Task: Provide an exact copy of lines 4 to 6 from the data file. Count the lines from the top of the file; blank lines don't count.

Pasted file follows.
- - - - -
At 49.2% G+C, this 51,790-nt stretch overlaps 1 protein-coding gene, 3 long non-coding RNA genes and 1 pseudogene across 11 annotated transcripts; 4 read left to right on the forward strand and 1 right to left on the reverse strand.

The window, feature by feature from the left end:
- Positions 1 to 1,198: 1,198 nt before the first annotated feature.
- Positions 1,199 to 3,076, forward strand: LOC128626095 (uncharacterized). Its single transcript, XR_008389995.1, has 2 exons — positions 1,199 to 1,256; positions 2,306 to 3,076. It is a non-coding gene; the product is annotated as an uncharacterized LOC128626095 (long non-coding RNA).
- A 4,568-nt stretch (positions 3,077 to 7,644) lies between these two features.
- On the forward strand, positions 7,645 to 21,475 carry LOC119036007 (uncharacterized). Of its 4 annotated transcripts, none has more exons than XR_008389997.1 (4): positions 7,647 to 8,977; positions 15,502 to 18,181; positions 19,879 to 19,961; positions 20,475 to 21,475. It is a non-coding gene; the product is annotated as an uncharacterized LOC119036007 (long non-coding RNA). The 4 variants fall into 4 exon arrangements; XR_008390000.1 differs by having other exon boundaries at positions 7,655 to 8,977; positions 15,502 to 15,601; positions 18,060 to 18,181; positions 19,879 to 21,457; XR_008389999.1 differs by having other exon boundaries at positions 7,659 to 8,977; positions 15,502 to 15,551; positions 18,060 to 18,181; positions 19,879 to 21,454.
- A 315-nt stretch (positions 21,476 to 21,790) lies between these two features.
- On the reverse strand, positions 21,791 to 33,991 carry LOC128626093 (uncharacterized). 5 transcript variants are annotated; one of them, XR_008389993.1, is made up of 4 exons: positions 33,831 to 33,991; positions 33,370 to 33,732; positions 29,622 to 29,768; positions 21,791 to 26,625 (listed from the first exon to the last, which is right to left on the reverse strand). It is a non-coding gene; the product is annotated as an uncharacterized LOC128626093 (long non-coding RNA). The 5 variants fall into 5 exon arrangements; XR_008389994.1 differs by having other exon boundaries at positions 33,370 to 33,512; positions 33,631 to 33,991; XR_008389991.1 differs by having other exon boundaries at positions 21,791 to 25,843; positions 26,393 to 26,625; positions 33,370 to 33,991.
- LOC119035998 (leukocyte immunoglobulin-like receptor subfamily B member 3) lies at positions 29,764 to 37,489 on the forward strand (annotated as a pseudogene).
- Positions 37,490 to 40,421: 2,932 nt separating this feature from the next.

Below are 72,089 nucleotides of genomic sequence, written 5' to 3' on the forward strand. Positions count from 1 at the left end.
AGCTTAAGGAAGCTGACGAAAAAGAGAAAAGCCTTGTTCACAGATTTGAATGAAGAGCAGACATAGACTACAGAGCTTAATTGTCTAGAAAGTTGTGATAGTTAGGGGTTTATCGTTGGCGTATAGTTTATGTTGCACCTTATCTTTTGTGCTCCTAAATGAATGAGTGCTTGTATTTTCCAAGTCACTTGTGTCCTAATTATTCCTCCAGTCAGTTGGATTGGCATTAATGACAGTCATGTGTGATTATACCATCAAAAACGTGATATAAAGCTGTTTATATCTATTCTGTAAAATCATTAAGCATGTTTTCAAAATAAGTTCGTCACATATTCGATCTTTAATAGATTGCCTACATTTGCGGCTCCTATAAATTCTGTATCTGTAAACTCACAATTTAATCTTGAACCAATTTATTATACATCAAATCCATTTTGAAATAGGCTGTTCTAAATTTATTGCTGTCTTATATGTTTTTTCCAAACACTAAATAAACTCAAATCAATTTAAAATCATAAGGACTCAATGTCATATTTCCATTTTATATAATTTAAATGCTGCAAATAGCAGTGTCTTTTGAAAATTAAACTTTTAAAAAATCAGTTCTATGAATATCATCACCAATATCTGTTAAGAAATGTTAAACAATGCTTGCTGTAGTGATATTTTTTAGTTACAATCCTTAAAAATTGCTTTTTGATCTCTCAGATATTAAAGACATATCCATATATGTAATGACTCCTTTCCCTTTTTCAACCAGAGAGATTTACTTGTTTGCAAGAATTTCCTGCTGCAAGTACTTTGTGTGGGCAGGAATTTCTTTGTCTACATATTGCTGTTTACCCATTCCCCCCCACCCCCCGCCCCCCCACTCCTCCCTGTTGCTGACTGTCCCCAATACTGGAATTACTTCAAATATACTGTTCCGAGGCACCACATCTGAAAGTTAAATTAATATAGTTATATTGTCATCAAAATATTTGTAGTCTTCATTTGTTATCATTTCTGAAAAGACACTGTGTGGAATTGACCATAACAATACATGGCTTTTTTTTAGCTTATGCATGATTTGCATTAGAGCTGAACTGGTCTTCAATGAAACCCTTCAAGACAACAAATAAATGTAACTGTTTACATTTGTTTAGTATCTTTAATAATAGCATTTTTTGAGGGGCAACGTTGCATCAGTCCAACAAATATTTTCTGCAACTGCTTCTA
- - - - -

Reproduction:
- Positions 1,199 to 3,076, forward strand: LOC128626095 (uncharacterized). Its single transcript, XR_008389995.1, has 2 exons — positions 1,199 to 1,256; positions 2,306 to 3,076. It is a non-coding gene; the product is annotated as an uncharacterized LOC128626095 (long non-coding RNA).
- A 4,568-nt stretch (positions 3,077 to 7,644) lies between these two features.
- On the forward strand, positions 7,645 to 21,475 carry LOC119036007 (uncharacterized). Of its 4 annotated transcripts, none has more exons than XR_008389997.1 (4): positions 7,647 to 8,977; positions 15,502 to 18,181; positions 19,879 to 19,961; positions 20,475 to 21,475. It is a non-coding gene; the product is annotated as an uncharacterized LOC119036007 (long non-coding RNA). The 4 variants fall into 4 exon arrangements; XR_008390000.1 differs by having other exon boundaries at positions 7,655 to 8,977; positions 15,502 to 15,601; positions 18,060 to 18,181; positions 19,879 to 21,457; XR_008389999.1 differs by having other exon boundaries at positions 7,659 to 8,977; positions 15,502 to 15,551; positions 18,060 to 18,181; positions 19,879 to 21,454.